For a start, load shedding has reduced dramatically if you live in the electorally sensitive pockets of the nation. No one asks why, although margins are tighter than ever. Better management? More skills? Tighter discipline? Heads will roll, etc.? Better customer focus? It shows how much better the system is being run these days than in 2008, isn’t it? All right, isn’t it?
In fact, growing numbers of customers get free electricity either paid for by the taxpayer or through the highly industrious bypassing industry and its partners, the billing system scammers, conners and corrupters. As the song says, take life for granted, nothing more to pay.

If you are a large user of electricity, of course, you didn’t qualify for these benefits, but since the economy is in the dumps, your demand has dropped anyway, fuelling further economic decline, job losses, loss of investor confidence, and plummeting shareholder returns. So it’s not the end of the world to get some compensation for enforced shedding of load you would have lost anyway. No need for the present situation  to scare one to death. You know that everything is going to be all right, don’t you?

Even on the financial side, Eskom is doing just fine at the moment, isn’t it, even better than when it had a finance director? Or a head of communication? Do they still have someone in charge of building new power stations? Think of the tremendous cost saving. Why, it will probably help to offset that vicious cut in tariff increases imposed by the mandarins at the regulator, although the rating agencies didn’t quite see it that way. But it will be all right on the night, so the PR gurus at the ministry assure us. Who knows, with a little bit of luck it might last until after the elections. So have a little fun today because, like, you know, Eskom is doing just fine.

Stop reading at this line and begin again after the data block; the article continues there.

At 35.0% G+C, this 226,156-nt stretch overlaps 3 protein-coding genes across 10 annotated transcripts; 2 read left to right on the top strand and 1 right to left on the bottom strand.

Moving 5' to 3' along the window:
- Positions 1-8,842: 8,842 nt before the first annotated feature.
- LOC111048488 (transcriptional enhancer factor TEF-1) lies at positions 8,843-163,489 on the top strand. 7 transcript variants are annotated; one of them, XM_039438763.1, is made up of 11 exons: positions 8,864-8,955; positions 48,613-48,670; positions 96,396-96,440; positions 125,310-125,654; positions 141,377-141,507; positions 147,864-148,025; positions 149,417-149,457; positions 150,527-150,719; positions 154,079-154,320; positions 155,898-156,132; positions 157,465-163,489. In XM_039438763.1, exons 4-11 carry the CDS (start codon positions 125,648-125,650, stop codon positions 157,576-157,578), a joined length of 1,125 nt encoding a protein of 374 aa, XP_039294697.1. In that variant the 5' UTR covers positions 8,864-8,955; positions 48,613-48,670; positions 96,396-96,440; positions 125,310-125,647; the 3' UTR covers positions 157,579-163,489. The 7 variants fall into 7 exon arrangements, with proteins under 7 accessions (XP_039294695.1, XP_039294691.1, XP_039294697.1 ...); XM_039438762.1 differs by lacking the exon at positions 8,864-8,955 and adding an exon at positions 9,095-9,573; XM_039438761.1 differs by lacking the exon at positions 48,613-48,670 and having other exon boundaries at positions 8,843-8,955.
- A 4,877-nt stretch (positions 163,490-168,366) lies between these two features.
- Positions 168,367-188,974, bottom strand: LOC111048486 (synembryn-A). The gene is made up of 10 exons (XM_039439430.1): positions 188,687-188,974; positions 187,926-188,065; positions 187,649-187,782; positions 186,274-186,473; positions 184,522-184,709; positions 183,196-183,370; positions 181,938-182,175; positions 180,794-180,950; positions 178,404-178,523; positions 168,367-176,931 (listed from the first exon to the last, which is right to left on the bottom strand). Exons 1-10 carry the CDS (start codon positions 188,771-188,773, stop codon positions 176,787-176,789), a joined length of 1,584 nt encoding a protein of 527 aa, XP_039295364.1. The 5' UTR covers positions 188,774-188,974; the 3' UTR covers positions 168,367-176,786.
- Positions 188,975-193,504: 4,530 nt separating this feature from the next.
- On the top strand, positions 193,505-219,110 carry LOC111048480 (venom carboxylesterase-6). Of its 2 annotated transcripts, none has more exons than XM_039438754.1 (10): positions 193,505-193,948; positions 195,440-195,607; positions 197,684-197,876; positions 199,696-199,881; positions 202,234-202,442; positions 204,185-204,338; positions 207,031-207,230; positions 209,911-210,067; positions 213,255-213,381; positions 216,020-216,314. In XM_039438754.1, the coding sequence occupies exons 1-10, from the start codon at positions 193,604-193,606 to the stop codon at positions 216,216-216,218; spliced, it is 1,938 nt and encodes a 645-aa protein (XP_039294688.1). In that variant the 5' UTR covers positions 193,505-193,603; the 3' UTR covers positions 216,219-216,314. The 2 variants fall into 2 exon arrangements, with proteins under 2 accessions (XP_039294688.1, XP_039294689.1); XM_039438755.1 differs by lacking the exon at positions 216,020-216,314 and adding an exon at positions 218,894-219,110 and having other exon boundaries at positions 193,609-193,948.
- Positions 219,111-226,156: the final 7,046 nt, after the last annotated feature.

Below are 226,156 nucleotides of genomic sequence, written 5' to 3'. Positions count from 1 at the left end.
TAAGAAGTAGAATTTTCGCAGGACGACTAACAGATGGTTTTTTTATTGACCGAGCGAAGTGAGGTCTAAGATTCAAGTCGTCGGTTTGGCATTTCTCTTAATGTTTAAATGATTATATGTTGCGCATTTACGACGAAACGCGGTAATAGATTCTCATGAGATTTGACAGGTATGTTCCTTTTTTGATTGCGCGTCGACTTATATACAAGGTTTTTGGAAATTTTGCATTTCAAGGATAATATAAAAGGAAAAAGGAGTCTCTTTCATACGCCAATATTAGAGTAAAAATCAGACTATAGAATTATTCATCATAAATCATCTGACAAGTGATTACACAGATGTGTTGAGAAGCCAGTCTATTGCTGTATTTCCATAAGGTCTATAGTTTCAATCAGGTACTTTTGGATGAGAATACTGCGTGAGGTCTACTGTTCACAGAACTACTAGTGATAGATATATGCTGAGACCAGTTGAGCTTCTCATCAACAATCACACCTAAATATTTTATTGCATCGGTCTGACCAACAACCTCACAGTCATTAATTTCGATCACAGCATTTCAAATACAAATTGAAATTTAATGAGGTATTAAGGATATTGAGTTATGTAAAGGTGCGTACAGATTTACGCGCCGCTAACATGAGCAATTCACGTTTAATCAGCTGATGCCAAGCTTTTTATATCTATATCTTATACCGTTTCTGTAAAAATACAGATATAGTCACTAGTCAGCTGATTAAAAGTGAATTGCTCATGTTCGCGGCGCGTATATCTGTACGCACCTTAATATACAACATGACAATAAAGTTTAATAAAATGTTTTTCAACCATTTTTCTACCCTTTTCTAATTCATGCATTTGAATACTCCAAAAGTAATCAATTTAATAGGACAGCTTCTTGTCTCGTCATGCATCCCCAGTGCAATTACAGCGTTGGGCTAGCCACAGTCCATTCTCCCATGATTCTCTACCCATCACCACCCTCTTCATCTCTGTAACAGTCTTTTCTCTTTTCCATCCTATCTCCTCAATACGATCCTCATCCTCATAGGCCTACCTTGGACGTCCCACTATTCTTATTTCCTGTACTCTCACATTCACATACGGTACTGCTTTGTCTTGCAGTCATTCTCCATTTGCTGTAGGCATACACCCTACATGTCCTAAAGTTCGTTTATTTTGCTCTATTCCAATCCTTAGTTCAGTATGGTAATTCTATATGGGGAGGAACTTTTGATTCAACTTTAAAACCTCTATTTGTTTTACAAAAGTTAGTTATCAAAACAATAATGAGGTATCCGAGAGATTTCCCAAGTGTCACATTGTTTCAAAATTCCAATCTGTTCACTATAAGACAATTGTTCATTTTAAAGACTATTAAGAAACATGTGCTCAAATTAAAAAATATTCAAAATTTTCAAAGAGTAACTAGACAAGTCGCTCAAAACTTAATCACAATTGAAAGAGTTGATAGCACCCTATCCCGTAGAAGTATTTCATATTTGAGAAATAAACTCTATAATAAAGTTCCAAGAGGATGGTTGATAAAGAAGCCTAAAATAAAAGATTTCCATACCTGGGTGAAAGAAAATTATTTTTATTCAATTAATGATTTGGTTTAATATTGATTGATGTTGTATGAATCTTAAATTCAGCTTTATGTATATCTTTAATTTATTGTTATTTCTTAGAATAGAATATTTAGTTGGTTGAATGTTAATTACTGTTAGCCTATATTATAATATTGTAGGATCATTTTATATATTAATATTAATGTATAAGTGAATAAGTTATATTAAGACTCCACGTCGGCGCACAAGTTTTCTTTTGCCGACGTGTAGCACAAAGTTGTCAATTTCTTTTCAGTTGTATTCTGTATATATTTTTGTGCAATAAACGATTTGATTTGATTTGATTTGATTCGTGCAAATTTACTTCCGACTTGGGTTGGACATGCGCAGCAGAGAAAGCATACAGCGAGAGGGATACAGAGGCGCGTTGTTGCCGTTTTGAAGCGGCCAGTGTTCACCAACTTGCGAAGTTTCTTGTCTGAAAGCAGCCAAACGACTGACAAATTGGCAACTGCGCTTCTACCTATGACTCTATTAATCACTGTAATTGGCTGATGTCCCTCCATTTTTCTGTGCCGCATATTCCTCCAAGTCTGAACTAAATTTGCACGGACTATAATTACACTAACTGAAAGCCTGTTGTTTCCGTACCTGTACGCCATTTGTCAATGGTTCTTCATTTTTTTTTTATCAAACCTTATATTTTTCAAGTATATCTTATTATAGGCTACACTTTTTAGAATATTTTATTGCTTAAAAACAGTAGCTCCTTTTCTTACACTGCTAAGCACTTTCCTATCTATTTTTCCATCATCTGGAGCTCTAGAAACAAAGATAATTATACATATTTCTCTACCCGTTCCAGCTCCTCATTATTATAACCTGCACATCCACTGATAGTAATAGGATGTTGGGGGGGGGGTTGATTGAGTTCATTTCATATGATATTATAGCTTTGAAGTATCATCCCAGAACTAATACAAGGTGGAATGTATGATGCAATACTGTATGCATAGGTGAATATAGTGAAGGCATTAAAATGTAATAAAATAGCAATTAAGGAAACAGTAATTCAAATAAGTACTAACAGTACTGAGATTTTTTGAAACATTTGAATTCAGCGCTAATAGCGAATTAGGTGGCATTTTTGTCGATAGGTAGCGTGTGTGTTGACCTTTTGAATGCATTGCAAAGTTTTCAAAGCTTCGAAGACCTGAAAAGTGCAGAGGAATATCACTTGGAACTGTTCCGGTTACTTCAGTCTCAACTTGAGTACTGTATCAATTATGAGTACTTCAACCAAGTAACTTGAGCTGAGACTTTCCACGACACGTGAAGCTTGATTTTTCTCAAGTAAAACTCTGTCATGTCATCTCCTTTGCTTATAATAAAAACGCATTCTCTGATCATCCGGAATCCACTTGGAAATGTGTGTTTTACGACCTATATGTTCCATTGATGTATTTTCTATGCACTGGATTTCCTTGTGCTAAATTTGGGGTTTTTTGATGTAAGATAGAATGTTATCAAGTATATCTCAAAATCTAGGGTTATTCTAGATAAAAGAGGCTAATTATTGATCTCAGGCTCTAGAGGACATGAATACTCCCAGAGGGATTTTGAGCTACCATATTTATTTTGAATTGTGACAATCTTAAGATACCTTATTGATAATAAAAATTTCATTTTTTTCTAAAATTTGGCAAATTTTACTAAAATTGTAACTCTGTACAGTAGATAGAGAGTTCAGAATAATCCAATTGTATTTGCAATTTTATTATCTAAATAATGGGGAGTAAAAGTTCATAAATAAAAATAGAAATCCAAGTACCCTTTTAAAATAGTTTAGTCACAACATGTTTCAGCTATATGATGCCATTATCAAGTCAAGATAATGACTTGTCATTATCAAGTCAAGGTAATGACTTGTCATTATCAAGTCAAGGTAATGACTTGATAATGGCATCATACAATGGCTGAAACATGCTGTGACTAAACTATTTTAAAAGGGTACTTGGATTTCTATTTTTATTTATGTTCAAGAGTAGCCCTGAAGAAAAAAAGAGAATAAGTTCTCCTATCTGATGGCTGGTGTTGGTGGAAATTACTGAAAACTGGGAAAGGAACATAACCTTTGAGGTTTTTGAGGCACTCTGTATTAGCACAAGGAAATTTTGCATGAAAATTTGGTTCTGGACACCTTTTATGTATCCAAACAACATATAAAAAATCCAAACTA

It seems that even the Eskom board tries to interfere as little as possible with the status quo. Board members, appointed by the shareholder, are recipients of comfortable stipends, of course, and generous travel and accommodation allowances. More than that they do apparently not aspire to, because why rock a boat that is doing all right? Some storm in the teacup puts them to the test periodically, no doubt, but with the strong leadership demonstrated by their shareholder representative, why bring in a disruptive CEO to upset the apple cart?

The long and the short of it is, Sir, since Eskom is doing all right, why now disrupt things by appointing a new CEO who is an energetic business leader, a visionary who cares about the environment, a strategist straight from Stanford, pre-eminent in the electricity market, not only at home but well-respected regionally and internationally, a financial and technological  wizard, preferably with a double Nobel?  It’s doing all right without him, isn’t it?

As long as it does, Sir, and it does not turn into a dark night, I remain your humble and obedient servant

Jacob Marley